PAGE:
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A&E department fails to meet wait time targets

Ipswich Hospital Picture: PHIL MORLEY

Ipswich Hospital Picture: PHIL MORLEY

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Almost one in five patients who attended Ipswich Hospital's accident and emergency department in September was not seen within the four-hour target.

Karen Lough, director of operations at Ipswich Hospital Picture: WARREN PAGE/ESNEFTKaren Lough, director of operations at Ipswich Hospital Picture: WARREN PAGE/ESNEFT

New figures show the A&E department's performance against the four-hour target was at 82.8% in September, below the national average in England which was 85.2% and far below its target of 95%.

The figure has been published ahead of next week's meeting of the governing body of the NHS Ipswich and East Suffolk CCG (IES CCG).

Ipswich figures for October are yet to be released but NHS England reported last week that just 83.6% of A&E patients nationally were seen within the target time last month - the worst A&E performance results since targets began in 2004.

At Colchester Hospital, the figures from October show 86% of patients were seen within four hours, above the national average but below its 95% target.

Ipswich Hospital's A&E department performed below the national average in September Picture: ARCHANTIpswich Hospital's A&E department performed below the national average in September Picture: ARCHANT

West Suffolk Hospital is one of 14 taking part in the emergency standards access trials.

To ensure the trial's results accurately reflect how the scheme affects patient care, none of the trusts are publishing recent four-hour performance data.

Andy Yacoub, Chief Executive of Healthwatch Suffolk, said: "This news is concerning and sadly indicative of the pressures on the emergency care provided by our hospitals.

"There is no doubt that many attendances at A&E are time critical - with swift care at times making the difference between life and death - and these targets are about ensuring people who need emergency treatment are seen within a period of time reflective of their needs.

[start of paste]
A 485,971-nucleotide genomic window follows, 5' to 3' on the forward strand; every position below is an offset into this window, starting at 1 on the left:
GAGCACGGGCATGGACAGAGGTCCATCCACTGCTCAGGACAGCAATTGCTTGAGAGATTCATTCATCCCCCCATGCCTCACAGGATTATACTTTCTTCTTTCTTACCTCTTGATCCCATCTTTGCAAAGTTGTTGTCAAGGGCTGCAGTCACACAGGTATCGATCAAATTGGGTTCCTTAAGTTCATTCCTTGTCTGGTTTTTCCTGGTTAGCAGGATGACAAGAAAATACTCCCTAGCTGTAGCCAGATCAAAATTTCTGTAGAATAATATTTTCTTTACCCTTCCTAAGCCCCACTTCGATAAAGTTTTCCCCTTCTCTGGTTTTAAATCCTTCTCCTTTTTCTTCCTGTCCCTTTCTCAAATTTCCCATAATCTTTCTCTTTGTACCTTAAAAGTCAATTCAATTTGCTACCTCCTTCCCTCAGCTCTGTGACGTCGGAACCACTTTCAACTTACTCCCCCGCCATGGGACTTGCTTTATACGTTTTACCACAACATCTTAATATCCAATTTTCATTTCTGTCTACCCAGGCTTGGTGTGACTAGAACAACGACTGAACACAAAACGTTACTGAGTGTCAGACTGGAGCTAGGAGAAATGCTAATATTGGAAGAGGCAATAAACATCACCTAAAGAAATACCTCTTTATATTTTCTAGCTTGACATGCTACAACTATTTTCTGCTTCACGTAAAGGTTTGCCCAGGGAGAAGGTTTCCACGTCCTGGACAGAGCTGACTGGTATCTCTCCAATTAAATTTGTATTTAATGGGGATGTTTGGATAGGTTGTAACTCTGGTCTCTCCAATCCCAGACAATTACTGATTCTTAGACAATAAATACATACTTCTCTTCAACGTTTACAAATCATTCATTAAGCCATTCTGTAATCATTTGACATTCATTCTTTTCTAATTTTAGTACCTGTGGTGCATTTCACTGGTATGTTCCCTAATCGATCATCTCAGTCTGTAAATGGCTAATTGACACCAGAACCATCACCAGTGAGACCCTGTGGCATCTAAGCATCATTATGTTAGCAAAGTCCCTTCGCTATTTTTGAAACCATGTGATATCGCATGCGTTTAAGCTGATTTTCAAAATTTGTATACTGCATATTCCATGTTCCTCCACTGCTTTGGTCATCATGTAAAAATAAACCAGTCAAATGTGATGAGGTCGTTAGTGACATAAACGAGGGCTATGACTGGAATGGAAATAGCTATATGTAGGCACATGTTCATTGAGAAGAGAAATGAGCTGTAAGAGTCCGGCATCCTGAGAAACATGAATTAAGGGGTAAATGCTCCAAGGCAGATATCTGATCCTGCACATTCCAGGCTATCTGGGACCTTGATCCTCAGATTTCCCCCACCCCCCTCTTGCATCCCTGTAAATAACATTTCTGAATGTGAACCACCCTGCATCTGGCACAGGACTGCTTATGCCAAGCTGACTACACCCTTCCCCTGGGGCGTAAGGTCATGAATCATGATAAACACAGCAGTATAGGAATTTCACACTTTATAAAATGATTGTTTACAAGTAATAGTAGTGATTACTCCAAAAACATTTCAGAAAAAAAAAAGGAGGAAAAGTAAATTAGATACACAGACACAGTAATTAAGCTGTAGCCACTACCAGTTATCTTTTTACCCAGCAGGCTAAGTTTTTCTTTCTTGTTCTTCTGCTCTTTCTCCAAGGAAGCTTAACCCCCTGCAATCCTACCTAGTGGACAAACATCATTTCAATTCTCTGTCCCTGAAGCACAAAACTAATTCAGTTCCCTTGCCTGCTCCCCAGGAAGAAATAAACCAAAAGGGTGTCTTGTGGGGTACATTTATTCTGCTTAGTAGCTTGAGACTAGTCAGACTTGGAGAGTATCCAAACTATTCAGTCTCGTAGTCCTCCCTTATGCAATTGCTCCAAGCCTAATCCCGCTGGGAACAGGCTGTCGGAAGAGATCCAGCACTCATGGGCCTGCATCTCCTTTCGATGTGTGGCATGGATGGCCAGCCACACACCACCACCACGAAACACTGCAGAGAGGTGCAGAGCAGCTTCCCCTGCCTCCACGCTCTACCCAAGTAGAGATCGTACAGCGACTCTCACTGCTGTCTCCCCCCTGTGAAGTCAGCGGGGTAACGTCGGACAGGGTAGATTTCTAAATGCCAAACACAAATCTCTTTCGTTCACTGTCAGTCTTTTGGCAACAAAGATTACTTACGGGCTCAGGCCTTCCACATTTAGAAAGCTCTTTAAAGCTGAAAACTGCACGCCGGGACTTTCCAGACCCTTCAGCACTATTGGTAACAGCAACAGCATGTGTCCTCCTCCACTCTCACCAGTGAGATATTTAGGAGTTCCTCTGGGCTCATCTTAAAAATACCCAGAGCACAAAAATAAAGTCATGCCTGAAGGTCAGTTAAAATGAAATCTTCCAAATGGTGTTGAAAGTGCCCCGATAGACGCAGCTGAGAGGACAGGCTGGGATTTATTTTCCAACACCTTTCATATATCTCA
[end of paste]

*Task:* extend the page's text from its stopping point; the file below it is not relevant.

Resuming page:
Richard Watson, deputy chief executove for NHS Ipswich and East Suffolk CCG Picture: IESCCGRichard Watson, deputy chief executove for NHS Ipswich and East Suffolk CCG Picture: IESCCG

"However, time is not the only factor when it comes to delivering good care.

"Our work to shape and inform a national pilot on A&E performance measures told us that other aspects are equally or at times more important in determining how a person is likely to feel about their experience, such as staff attitudes, the quality of explanations regarding their treatment, the availability of food or drink, and whether they felt informed and listened to as patients and carers.

"We are also supportive of announced plans for an Urgent Treatment Centre in Ipswich, and hope that these future infrastructure changes will help ease pressures on emergency departments and further improve patient care as a whole."

Karen Lough, director of operations at Ipswich Hospital, said: "Keeping our promises to patients and achieving all the national access standards, including seeing and admitting or discharging 95% of all patients attending the Emergency Department within four hours, is very important to us.

"We have worked very closely with all our clinical teams and system partners to make sure that we can see and treat people as quickly as possible.

"We have developed very detailed winter plans to cope with the anticipated increase in the number of patients coming to see us in the winter months."

The hospital has sought to improve A&E waiting times by bringing in a new way of working where patients with minor illnesses and injuries are assessed and managed away from emergency care.

Richard Watson, IES CCG deputy chief executive, said: "It is right we do all we can to tackle the pressures being felt by the hospital's emergency department and its hardworking staff.

"By having a primary care clinician available to assess and manage minor illness and injury, it means those patients will be given the most appropriate treatment or advice, such as to visit their local pharmacy for over-the-counter medicine or to make an appointment with their GP. The emergency department staff will then be better placed to treat those people requiring their care. While there are many ongoing challenges facing our NHS we believe this new way working is a positive step forward and expect the service to evolve over time as the hospital's new emergency department is developed."

Mr Watson said the CCG was looking to extend the hours of the scheme, from 9am to 9pm on weekends and from 4pm to 9pm weekdays, to ease pressure on A&E.

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